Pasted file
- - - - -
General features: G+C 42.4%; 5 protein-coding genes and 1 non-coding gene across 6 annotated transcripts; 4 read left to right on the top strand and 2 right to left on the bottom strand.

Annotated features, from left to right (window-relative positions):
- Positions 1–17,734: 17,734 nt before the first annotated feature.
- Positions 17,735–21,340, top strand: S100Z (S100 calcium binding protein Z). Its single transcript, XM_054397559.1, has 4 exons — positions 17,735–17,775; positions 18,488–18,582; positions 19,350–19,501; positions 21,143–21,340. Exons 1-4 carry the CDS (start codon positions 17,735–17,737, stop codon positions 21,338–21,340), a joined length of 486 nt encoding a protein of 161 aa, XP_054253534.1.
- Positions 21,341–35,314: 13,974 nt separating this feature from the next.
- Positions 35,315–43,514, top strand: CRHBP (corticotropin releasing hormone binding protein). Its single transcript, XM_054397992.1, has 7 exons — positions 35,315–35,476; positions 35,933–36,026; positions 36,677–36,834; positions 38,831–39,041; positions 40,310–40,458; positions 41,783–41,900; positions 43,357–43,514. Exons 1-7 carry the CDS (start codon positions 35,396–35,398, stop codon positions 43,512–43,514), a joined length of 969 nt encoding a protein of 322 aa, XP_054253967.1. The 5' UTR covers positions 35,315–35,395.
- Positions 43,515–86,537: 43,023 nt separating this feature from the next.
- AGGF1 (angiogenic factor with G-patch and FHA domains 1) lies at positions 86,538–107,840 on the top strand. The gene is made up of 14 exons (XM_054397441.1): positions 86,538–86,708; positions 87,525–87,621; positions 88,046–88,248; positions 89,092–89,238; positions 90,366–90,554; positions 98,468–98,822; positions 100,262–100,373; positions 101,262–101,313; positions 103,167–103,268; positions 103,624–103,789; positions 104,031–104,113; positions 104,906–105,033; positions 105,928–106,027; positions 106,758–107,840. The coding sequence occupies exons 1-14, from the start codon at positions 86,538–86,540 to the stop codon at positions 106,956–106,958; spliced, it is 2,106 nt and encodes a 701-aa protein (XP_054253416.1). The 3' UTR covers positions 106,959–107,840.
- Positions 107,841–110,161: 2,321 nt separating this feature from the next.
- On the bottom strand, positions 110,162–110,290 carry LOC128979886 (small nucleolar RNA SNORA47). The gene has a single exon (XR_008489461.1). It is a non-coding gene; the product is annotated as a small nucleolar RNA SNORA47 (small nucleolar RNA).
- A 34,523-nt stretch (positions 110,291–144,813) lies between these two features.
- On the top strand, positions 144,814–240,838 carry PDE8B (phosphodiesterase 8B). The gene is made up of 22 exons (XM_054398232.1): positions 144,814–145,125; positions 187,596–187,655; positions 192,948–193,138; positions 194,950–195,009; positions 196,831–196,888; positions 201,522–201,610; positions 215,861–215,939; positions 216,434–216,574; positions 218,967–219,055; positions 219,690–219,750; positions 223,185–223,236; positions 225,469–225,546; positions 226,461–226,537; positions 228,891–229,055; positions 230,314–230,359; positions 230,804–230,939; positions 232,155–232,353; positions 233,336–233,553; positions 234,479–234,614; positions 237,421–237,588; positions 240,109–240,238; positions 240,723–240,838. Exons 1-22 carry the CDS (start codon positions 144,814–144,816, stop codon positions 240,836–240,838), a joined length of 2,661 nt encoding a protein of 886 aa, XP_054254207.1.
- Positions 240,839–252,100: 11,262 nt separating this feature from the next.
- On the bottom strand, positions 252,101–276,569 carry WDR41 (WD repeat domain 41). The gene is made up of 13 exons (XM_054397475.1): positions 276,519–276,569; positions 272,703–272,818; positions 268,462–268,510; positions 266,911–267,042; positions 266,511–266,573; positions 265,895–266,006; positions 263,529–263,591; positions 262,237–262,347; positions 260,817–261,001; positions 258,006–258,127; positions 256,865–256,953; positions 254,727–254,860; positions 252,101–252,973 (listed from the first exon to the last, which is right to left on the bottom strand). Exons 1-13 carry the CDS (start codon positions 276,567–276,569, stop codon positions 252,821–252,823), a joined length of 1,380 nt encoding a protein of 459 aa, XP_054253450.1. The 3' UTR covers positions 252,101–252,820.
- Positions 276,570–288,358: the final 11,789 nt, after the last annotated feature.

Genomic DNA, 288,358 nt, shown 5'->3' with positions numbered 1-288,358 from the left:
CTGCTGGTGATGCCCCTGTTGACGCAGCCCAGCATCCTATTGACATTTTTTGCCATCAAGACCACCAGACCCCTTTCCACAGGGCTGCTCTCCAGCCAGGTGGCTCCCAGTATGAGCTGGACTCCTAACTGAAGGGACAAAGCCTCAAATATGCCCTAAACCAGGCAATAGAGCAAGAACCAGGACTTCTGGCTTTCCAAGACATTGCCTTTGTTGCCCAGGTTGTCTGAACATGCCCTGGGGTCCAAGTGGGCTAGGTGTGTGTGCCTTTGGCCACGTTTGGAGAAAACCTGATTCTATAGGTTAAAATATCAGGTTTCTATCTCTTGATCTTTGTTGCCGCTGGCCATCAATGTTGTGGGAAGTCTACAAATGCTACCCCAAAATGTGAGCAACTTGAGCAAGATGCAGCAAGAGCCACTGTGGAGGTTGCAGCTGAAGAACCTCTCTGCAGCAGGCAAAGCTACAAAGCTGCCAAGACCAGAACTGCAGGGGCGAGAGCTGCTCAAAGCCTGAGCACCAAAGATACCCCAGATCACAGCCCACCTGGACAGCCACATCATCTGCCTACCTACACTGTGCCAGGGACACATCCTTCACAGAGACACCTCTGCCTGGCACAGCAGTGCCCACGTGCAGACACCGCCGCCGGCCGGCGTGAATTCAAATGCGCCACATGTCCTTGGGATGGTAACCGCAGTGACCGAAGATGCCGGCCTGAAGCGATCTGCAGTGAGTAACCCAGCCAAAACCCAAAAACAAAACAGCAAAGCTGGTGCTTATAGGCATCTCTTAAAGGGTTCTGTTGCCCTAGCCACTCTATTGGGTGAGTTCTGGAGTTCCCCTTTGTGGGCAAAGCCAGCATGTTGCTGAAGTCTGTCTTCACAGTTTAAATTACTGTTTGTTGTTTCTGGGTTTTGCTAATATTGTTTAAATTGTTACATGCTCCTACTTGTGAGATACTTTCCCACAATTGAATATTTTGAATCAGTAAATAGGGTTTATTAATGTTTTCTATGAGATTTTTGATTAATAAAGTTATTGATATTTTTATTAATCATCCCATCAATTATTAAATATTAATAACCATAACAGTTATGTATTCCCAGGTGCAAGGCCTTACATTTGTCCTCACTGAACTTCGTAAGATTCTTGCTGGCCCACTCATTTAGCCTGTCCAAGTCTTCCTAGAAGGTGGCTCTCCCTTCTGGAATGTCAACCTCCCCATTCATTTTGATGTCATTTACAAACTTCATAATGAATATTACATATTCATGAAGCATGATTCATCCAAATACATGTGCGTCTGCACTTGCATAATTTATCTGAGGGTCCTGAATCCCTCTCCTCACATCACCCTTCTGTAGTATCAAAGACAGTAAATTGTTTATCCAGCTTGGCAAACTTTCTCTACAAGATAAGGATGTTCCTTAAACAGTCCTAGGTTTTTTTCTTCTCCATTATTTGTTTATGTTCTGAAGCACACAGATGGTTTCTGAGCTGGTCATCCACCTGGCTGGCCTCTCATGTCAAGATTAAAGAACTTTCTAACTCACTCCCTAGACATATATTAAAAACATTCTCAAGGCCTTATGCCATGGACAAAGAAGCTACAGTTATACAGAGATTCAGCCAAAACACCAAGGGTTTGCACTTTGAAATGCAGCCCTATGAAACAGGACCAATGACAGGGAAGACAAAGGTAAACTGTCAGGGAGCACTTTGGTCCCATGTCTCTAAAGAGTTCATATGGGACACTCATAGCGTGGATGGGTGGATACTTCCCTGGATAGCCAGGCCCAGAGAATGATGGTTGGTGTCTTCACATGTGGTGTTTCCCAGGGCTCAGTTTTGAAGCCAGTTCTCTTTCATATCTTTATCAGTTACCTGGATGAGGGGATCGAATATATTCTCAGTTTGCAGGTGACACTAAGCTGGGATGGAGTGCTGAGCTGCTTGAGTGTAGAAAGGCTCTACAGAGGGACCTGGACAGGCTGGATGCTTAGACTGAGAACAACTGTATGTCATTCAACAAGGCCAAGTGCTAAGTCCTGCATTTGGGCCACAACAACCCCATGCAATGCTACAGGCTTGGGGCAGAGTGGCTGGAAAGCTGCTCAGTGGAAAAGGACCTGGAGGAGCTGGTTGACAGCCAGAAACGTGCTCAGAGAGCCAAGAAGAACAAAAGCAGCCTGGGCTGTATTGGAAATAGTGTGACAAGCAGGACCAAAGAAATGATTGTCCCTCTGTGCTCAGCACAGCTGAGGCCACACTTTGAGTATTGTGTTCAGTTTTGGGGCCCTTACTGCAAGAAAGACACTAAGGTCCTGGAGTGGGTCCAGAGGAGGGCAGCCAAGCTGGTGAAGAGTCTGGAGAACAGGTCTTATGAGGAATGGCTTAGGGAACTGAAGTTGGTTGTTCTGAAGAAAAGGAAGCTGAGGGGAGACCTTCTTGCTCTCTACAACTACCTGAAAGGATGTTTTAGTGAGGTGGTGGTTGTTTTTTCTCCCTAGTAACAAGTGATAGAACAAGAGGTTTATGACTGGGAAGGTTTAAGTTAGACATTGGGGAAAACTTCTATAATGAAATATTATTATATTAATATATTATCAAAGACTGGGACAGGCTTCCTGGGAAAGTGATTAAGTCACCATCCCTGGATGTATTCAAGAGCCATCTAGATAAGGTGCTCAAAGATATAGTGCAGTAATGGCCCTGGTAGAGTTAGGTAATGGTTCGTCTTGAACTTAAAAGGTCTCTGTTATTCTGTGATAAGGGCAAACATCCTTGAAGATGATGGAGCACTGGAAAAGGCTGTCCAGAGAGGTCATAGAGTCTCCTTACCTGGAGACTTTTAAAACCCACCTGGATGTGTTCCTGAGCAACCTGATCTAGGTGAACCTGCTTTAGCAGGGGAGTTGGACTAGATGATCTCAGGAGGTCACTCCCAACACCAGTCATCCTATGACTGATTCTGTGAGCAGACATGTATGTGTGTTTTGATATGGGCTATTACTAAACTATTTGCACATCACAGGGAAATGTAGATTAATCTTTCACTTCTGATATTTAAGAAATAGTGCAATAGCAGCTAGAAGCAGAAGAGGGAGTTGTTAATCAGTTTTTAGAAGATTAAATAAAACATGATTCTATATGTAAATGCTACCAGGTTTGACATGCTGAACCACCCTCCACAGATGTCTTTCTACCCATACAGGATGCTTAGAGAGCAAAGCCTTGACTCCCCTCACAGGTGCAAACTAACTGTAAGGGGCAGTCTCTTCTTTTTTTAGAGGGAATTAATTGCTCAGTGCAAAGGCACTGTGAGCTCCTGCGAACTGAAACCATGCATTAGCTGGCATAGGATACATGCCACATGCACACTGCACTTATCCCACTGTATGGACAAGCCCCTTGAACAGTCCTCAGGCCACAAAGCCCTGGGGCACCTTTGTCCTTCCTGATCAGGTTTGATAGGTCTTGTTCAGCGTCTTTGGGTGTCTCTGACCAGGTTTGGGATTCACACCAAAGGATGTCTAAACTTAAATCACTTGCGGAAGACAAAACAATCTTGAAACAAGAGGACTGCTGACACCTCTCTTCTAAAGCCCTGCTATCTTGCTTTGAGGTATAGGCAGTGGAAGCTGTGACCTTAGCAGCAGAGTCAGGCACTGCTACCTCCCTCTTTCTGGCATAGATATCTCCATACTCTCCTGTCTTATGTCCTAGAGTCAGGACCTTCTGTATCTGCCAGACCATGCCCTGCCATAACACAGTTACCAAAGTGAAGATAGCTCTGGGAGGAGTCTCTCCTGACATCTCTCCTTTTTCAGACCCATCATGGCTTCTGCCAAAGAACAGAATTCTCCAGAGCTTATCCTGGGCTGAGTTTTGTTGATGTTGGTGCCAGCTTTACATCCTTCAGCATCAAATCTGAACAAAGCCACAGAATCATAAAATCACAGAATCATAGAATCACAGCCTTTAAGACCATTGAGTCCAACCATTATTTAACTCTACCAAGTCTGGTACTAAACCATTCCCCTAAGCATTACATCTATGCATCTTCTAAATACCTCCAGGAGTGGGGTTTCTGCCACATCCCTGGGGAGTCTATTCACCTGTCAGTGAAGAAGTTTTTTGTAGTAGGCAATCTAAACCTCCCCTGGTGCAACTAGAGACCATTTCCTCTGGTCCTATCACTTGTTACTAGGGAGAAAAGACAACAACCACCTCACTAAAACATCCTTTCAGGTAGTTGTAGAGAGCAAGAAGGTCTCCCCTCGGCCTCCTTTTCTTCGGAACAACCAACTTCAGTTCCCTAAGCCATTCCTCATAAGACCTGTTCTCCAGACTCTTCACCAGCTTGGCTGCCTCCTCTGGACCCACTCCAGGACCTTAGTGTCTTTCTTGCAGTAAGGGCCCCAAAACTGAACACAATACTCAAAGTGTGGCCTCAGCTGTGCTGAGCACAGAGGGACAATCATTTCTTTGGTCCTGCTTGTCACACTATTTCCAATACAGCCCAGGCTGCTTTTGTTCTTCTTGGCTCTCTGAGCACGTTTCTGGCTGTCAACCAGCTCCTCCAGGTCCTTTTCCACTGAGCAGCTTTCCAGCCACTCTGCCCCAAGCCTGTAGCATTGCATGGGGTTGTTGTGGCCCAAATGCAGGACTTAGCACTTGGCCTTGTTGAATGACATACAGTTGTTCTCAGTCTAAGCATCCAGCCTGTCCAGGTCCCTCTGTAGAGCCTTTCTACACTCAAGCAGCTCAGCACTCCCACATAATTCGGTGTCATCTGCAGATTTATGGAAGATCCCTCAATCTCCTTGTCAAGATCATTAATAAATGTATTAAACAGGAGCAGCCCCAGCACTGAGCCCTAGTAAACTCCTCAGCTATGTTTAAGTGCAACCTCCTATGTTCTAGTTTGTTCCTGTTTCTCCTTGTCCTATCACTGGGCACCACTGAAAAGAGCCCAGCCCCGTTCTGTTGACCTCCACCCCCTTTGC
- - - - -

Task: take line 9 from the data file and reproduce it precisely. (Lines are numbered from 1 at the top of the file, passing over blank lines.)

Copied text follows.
- Positions 107,841–110,161: 2,321 nt separating this feature from the next.